“Now there was a man of the Pharisees named Nicodemus, a ruler of the Jews. This man came to Jesus by night and said to him, ‘Rabbi, we know that you are a teacher come from God, for no one can do these signs that you do unless God is with him.’ Jesus answered him, ‘Truly, truly, I say to you, unless one is born again he cannot see the kingdom of God.’” – John 3:1-3
Nicodemus visited Jesus in the dead of night. Why? Each sentence of this brief passage highlights one of three interrelated answers to that question. First, Nicodemus was one of about 6,000 Pharisees at the time, men who were set apart to maintain the ways of the Lord. He was respected as a teacher of Israel and served as a member of the Sanhedrin, or Jewish tribunal. He wielded significant religious, social, and political power, all of which would have kept him quite busy during the day. More importantly, a public meeting with Jesus could have jeopardized his position and his reputation.
The risk factor explains the clandestine operation but not the motivation. Why did Nicodemus go to Jesus at all? Because he was not a Pharisee in name only; he was truly zealous for the Lord. The text makes it clear that he believed Jesus was, at the very least, empowered by God. Nicodemus was moved by the Savior’s teachings and works, even if he did not yet grasp their full import. His heart longed to understand what his brain could not.
Which leads us to the final piece of this puzzle. While the first two revolve around who Nicodemus was, the third is centered on who Jesus is. The Apostle John referred to Jesus as “the true light, which gives light to everyone” (John 1:9). To this day, he illuminates the darkness so that his children can see the truth about him, themselves, and the world around them. Nicodemus was simultaneously drawn to this light and terrified of what it might reveal. His entire identity was built on his authority as a teacher and scholar, his reputation as a good man and devoted follower of the Lord. Stepping into the light would challenge his self-image and his worldview.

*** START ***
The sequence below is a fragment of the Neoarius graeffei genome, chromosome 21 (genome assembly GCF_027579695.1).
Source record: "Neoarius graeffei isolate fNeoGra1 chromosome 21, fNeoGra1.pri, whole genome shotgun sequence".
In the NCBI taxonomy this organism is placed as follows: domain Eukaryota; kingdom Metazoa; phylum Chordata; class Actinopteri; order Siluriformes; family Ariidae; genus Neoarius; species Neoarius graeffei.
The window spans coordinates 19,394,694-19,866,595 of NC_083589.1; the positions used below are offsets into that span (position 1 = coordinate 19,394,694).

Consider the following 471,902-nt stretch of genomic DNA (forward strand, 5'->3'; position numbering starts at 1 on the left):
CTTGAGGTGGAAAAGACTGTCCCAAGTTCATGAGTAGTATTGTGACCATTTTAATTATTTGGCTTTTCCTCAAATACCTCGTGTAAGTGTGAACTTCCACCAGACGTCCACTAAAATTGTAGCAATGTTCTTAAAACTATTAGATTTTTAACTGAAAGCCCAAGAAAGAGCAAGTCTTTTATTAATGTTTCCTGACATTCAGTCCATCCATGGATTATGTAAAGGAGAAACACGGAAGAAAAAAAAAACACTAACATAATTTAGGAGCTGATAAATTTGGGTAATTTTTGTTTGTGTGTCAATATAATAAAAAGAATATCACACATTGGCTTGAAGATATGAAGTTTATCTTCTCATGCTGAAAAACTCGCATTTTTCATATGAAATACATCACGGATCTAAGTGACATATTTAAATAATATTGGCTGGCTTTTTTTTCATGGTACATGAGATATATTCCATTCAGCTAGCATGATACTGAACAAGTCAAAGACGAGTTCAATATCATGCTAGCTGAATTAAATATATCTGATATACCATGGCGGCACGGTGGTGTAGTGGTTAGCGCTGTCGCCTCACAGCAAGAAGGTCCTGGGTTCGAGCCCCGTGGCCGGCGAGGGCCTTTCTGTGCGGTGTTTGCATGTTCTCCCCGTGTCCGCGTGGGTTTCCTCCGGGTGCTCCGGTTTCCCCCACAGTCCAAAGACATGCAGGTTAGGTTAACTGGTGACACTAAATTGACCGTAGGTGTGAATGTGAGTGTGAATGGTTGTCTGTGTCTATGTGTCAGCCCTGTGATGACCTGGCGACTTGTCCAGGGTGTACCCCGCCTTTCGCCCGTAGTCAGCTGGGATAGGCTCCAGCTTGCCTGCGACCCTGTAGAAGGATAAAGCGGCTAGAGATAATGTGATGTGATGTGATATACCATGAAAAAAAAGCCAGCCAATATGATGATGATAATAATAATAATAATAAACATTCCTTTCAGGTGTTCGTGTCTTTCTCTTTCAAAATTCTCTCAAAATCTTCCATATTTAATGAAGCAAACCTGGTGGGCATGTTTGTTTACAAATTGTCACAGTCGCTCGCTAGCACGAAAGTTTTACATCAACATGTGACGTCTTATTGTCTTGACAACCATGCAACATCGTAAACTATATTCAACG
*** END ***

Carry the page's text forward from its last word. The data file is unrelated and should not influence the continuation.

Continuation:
Nicodemus went to Jesus at night because he was hungry for a deeper knowledge of the Lord, but he was afraid of being seen, literally and figuratively. It seemed safer to remain in the shadows. However, Nicodemus would quickly learn that there is nothing safe about Jesus. As the Beaver in The Lion, The Witch, and the Wardrobe proclaimed about Aslan, “Oh no, he is not safe but he is good.” Jesus will bring God’s holy light and truth into the darkness of Nicodemus’ life. It will not be safe, but it will be so very good.
Reflect & Respond:
Do you come to Jesus with fear, pride, or holy expectation that you are encountering the light of the world? He sees you; he knows you; and he loves you. He shines his light into every dark area of your life so that he can reveal, heal, and lead you into his perfect truth. We would love to hear your thoughts in the comments.
In our new six-week Bible study on the book of 1 John, you are invited to live and celebrate true life in Christ. Throughout his first letter, John wrestles with the assurance of salvation. How do we know that we are genuine Christians, and how can we recognize authentic faith in others? The Apostle John taught that you can enjoy full assurance through believing in the incarnate Son of God, walking in the light of obedience, and loving God and his children. Embark on this study with us today!
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